Paragraph 102 of the NPPF, requires the environmental impacts of traffic and transport to be considered at the start. The impact of creating new access to this site, which will essentially introduce a suburban character to a rural historic routeway appears not to have been considered.

The Neighbourhood Development Plan undertook a detailed assessment of this site using the recommended AECOM template. The site was assessed as unsuitable for development. TWBC have not explained why they have come to a different decision.

DLP_3029

Cranbrook Conservation Area Advisory Committee

 

As a positive suggestion to aid the process of site prioritisation, we have looked at individual sites across Cranbrook and Sissinghurst in terms of conservation, heritage and sustainability. Sites have been ranked using a red, amber and green system, where RED means no development, AMBER means some issues or reduced numbers and GREEN indicates probably acceptable for housing.

  • AL/CRS 4 Turnden farm (124-135 dwellings) on the AONB. Too far from Cranbrook, forcing people to use car for most journeys and therefore non-sustainable. Involves loss of ancient woodland and trees and contributes to undesirable coalescence of settlements towards Hartley. RED

DLP_3438

High Weald AONB Unit

Object

Major development is not appropriate in the AONB.

Paragraph 172 (NPPF) requires great weight to be given to the AONB and says “Planning permission should be refused for major development55 [in these areas] other than in exceptional circumstances, and where it can be demonstrated that the development is in the public interest. Consideration of such applications should include an assessment of: g) the need for the development, including in terms of any national considerations, and the impact of permitting it, or refusing it, upon the local economy; h) the cost of, and scope for, developing outside the designated area, or meeting the need for it in some other way; and i) any detrimental effect on the environment, the landscape and recreational opportunities, and the extent to which that could be moderated”.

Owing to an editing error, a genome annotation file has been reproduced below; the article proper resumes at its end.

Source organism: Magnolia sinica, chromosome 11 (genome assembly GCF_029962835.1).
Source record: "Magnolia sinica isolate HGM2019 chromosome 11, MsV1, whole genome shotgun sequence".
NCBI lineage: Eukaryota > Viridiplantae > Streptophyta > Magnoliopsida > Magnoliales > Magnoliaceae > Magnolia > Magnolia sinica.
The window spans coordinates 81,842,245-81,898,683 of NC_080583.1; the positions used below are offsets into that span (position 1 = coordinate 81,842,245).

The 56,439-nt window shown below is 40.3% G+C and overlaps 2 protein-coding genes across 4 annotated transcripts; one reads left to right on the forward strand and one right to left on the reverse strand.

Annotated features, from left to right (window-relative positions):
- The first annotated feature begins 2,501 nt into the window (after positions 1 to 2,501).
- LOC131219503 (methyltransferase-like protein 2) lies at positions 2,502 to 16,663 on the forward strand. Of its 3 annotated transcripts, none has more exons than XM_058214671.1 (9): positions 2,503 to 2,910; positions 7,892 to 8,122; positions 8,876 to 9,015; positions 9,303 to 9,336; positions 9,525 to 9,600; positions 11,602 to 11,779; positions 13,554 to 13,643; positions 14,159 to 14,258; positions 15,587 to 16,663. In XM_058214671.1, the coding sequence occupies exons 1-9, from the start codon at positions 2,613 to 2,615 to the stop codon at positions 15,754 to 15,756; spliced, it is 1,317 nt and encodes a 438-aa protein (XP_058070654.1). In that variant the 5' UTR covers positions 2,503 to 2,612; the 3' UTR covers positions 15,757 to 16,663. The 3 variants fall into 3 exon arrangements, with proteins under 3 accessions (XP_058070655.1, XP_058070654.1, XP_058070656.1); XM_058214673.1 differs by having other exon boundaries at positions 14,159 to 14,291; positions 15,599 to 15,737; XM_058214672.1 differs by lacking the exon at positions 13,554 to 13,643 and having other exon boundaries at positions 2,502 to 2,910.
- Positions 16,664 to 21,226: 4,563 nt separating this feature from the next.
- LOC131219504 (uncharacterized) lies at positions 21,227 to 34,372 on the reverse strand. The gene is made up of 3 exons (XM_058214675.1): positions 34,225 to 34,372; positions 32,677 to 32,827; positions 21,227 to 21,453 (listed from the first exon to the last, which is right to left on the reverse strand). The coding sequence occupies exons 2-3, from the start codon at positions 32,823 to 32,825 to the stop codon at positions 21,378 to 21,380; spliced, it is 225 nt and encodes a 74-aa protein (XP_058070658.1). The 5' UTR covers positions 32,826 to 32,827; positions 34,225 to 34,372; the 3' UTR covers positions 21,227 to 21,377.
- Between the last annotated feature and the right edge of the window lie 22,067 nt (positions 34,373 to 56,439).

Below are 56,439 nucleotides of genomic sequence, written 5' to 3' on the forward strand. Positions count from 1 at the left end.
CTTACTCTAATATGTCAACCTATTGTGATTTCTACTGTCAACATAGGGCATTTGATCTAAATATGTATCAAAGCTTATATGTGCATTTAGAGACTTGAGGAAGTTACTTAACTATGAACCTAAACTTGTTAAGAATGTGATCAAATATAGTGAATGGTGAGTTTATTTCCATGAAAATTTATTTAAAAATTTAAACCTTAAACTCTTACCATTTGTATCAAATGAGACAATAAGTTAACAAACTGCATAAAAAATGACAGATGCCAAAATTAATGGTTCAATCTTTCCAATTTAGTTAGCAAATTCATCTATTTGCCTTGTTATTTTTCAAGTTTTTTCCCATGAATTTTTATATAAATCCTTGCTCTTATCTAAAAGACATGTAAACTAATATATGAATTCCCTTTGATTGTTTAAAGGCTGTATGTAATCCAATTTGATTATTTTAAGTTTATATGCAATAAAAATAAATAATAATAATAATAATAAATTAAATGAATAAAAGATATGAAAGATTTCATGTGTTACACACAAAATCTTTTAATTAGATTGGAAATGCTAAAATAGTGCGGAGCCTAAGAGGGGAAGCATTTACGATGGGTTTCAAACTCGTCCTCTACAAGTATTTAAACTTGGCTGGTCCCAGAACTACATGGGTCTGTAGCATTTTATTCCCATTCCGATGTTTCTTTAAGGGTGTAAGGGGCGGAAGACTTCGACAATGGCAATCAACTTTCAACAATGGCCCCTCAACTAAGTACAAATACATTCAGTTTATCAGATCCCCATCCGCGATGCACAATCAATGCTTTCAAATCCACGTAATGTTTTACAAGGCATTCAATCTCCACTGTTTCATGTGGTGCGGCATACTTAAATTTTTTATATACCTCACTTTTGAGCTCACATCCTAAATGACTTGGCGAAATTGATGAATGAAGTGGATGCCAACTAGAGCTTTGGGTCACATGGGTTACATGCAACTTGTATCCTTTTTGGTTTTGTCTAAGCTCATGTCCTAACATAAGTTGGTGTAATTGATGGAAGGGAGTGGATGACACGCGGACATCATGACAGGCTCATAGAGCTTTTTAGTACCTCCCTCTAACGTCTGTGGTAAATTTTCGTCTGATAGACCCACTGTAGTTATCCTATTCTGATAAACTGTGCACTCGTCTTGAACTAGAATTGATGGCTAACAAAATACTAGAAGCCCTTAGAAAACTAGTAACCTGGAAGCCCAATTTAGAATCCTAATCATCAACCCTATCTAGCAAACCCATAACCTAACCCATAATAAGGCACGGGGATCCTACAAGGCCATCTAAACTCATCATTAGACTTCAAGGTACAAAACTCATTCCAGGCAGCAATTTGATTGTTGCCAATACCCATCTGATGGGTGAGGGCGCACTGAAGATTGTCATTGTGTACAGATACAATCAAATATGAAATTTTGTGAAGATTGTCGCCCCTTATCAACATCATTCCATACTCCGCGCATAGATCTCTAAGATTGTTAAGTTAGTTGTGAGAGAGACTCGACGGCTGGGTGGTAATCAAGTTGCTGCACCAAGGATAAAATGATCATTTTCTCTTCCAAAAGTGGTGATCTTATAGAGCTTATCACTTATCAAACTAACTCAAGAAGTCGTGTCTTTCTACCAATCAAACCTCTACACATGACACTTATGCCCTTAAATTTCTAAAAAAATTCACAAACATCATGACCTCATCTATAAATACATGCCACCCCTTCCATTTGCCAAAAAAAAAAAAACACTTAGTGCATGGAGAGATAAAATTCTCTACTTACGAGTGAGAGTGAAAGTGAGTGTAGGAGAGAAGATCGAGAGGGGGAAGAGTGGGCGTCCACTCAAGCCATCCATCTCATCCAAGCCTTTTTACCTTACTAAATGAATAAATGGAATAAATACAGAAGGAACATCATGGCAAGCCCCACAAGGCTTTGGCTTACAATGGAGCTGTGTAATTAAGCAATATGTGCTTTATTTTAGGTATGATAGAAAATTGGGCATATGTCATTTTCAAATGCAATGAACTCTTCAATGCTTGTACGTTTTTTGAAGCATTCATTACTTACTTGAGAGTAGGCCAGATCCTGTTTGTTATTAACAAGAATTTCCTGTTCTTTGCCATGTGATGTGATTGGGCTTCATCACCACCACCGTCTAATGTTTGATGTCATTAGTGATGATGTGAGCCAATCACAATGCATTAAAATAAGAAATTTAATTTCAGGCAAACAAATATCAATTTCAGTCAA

TWBC have accepted that Turnden is major development but have not explained how the sequential tests required by para. 172 have been met. This policy is therefore, not justifiable.

The draft Local Plan’s own policy on the AONB (EN21) recognises that development sites in the AONB need to be limited in size. This approach reflects agreed policy in the AONB Management Plan adopted by TWBC in March 2019. Objective S2 of the Management Plan sets a proposed action - ‘Seek to prioritise the delivery of new housing primarily through small-scale development and a mix of housing sizes that responds to local needs’ – which is intended to help conserve the small scale nature of the AONB landscape which has been created by people by hand, and has changed very little in 700 years. As the draft Local Plan policy EN21 states, the High Weald AONB ‘is considered one of the best surviving Medieval landscapes in Northern Europe’.

Turnden reflects the High Weald’s typical Medieval character. It lies within a distinct Medieval den which formed part of the Manor of Godmersham and its character remains agricultural, unlike the adjoining den of Cranbrook which developed into a town. Turnden represents a significant survival of a Medieval farmstead surrounded by its own fields and associated with other Medieval features typical of the High Weald including a historic routeways (Hartley Road and a PROW), a Medieval common/ green (Goddards Green) and ancient gill woodland (Crane Valley).